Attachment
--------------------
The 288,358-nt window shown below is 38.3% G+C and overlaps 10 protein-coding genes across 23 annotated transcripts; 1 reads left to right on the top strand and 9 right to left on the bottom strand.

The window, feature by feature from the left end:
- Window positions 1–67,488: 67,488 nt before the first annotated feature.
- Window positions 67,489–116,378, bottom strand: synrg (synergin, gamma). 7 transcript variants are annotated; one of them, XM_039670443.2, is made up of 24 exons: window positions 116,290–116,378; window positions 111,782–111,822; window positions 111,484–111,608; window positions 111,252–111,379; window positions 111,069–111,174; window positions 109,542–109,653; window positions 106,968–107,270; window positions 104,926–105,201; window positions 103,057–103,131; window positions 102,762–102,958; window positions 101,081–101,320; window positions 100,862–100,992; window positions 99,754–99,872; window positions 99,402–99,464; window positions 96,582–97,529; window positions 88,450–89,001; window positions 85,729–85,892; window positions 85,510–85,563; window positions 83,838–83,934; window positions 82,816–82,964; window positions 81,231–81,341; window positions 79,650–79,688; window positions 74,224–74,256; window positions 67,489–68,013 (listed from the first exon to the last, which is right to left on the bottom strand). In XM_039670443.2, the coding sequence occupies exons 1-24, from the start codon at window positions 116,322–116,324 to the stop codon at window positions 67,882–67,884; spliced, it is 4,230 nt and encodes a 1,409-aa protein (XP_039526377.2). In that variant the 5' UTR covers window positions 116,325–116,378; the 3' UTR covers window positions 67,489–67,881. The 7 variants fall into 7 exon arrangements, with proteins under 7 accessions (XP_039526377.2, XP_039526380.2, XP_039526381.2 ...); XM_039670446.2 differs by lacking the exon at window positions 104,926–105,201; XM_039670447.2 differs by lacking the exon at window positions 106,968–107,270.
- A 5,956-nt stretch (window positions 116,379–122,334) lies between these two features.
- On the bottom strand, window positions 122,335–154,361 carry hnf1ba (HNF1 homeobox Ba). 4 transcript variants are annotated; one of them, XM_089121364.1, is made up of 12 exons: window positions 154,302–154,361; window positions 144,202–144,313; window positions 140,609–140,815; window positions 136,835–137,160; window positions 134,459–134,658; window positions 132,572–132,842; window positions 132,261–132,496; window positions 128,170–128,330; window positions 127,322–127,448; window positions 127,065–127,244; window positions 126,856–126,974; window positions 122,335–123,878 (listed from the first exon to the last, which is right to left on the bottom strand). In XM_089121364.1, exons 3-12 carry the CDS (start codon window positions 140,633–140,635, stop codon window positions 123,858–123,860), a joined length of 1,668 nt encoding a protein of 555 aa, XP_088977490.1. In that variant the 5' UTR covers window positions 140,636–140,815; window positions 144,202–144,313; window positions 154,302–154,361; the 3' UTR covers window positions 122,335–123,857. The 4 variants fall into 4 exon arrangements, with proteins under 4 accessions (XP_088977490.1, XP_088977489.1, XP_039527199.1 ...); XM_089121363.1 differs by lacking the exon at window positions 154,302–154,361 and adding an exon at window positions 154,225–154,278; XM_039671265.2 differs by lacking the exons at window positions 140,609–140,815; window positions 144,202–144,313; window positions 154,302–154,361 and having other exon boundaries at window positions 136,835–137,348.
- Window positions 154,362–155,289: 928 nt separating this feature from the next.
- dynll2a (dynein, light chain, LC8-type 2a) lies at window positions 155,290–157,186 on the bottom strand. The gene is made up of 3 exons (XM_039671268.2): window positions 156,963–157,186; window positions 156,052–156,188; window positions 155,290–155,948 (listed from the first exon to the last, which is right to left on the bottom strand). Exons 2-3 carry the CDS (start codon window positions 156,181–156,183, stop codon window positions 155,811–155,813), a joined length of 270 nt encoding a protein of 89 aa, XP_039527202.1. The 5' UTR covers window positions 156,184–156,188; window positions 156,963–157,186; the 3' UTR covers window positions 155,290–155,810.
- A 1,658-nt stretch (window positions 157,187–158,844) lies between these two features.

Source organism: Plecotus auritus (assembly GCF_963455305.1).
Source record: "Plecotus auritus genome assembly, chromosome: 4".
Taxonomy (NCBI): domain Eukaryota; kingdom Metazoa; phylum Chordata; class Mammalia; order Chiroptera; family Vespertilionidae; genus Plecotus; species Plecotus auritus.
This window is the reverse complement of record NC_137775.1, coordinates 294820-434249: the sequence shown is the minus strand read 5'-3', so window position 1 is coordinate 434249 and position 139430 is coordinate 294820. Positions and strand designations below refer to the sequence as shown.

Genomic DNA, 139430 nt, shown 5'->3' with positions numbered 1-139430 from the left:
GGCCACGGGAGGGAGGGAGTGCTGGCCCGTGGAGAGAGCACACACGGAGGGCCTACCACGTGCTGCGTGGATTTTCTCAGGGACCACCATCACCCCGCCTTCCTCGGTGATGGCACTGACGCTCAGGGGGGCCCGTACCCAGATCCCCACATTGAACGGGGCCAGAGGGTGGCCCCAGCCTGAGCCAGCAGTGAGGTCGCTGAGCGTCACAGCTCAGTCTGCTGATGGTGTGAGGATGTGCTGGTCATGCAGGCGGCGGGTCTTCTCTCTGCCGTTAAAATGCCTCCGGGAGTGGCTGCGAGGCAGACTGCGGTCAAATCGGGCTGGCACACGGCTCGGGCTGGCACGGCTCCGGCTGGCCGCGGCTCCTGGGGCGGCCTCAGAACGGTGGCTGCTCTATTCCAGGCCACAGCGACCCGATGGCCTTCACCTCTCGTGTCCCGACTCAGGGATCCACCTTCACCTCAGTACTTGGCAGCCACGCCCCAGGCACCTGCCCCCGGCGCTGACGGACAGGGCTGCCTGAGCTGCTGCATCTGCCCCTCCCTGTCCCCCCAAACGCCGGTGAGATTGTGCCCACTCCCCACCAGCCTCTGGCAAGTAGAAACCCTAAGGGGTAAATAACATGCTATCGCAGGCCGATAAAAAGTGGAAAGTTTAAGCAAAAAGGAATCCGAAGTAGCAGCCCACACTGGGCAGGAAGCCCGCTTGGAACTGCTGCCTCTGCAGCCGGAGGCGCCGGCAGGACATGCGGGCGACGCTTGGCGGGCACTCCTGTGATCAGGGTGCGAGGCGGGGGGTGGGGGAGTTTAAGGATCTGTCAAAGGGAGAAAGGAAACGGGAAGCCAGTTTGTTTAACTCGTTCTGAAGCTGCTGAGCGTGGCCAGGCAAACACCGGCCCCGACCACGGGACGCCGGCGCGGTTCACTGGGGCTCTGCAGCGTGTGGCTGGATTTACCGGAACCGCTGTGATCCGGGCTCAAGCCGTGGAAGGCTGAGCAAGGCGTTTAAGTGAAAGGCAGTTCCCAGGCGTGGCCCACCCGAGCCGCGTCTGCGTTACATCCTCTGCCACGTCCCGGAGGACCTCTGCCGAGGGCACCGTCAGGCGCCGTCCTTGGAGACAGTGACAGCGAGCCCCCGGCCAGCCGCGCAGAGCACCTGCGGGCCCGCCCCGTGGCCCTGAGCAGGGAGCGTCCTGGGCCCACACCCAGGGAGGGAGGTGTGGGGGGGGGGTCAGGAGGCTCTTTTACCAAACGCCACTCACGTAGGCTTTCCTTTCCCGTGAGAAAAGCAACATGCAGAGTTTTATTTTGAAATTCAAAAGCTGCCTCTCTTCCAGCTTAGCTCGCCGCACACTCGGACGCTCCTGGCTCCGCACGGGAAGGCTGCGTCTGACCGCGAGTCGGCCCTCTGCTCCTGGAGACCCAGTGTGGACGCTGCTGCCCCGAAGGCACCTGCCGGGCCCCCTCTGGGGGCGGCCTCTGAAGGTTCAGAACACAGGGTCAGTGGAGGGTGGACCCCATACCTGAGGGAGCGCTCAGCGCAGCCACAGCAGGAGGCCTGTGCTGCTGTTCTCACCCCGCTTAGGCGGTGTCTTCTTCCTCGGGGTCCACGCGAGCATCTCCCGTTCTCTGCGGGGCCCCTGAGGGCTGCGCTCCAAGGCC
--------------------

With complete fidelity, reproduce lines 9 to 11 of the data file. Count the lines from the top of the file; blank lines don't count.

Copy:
- A 1,658-nt stretch (window positions 157,187–158,844) lies between these two features.

Source organism: Plecotus auritus (assembly GCF_963455305.1).
Source record: "Plecotus auritus genome assembly, chromosome: 4".